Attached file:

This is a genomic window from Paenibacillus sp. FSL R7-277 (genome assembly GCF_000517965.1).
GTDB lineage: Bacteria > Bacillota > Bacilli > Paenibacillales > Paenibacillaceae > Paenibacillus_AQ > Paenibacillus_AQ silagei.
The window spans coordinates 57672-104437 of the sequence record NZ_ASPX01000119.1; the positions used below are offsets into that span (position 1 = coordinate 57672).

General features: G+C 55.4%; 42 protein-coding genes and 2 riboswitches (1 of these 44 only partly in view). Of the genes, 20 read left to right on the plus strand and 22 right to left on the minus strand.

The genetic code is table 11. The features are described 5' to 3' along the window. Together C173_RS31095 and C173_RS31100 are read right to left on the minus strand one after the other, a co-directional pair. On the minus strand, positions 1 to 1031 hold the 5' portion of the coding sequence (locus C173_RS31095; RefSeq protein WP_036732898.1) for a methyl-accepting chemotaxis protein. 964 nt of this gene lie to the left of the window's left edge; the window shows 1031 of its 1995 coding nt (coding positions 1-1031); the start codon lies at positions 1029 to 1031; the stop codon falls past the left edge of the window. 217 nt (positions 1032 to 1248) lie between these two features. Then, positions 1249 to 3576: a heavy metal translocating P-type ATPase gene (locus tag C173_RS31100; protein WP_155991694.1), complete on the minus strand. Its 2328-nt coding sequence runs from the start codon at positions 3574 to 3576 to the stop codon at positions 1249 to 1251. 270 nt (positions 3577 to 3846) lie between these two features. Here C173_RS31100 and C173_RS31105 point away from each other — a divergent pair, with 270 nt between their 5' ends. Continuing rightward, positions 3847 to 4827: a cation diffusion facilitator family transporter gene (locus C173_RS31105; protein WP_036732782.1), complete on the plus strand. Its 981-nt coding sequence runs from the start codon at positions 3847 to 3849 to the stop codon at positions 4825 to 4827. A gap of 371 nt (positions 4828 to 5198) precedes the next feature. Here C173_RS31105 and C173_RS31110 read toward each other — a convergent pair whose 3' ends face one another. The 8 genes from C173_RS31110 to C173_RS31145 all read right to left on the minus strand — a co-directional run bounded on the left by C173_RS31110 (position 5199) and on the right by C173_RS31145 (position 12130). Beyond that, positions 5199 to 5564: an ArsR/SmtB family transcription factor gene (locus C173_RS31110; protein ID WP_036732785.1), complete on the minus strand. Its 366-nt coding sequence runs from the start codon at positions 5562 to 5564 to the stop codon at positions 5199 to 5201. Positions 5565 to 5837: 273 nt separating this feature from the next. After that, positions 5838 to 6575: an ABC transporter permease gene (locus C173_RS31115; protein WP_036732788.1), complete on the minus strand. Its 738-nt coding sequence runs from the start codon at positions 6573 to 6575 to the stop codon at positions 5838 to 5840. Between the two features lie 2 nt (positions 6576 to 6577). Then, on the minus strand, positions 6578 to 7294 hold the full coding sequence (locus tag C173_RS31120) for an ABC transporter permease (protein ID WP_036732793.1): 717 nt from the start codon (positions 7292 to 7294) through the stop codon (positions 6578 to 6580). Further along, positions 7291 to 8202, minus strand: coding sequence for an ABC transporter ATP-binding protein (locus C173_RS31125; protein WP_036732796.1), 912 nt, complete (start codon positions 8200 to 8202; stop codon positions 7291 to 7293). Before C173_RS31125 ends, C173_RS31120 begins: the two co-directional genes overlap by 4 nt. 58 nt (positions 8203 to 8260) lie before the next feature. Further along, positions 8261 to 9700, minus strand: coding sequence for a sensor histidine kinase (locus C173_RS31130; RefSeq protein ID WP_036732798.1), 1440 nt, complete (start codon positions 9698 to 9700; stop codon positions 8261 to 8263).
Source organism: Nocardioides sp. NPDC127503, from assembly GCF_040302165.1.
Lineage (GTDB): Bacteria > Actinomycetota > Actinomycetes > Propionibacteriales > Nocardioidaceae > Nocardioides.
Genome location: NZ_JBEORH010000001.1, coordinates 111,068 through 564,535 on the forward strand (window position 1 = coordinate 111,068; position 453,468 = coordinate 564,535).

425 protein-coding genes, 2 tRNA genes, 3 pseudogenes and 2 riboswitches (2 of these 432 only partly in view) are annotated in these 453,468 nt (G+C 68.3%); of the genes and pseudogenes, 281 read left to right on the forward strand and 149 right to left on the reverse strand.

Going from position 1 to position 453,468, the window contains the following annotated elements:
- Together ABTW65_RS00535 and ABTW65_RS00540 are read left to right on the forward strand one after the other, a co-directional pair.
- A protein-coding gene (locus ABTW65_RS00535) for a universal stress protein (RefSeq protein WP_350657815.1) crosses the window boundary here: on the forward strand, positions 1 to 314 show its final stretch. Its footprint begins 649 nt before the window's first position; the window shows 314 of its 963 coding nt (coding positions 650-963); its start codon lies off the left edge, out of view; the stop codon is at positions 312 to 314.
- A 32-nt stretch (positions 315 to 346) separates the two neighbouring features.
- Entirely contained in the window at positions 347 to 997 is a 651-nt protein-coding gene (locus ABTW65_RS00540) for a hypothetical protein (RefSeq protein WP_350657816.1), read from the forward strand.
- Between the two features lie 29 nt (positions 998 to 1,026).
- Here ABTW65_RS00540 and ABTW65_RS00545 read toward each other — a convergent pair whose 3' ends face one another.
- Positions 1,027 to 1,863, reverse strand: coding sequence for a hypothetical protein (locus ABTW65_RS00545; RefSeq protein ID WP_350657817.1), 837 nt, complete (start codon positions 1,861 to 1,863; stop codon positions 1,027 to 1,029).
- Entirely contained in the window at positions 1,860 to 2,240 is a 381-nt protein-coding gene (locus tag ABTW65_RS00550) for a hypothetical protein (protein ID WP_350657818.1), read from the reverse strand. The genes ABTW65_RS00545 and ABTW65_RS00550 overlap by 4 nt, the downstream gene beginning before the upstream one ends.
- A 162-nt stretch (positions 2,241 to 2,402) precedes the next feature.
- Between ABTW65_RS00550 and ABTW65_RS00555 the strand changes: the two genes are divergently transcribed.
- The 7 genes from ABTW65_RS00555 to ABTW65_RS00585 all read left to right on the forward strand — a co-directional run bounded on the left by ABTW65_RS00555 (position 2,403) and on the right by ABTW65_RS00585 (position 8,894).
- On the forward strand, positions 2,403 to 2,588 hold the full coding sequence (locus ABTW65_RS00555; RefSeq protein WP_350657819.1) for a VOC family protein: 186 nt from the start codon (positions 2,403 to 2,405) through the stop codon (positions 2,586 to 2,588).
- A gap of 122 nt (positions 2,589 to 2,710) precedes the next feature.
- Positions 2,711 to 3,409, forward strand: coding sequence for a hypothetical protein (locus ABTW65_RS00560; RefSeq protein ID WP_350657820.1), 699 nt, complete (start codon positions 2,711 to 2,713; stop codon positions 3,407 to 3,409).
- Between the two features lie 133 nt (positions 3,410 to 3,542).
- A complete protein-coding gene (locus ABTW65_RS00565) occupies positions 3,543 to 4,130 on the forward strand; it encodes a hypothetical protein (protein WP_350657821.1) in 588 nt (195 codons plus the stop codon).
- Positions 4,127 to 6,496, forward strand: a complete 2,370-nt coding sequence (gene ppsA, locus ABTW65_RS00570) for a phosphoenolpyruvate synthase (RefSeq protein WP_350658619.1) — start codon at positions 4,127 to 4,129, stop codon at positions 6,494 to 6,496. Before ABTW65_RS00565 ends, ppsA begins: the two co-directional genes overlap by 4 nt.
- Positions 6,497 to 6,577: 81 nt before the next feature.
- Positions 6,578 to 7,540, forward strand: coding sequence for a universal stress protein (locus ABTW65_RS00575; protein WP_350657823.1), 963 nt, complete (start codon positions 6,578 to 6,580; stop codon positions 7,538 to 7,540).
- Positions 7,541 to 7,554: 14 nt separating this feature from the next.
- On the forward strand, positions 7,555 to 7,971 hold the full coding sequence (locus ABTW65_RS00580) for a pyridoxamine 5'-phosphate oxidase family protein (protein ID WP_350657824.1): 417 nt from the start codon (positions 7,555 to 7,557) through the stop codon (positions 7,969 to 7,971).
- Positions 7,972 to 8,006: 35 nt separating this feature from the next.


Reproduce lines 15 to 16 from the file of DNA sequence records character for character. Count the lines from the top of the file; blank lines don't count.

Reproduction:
- Between the two features lie 29 nt (positions 998 to 1,026).
- Here ABTW65_RS00540 and ABTW65_RS00545 read toward each other — a convergent pair whose 3' ends face one another.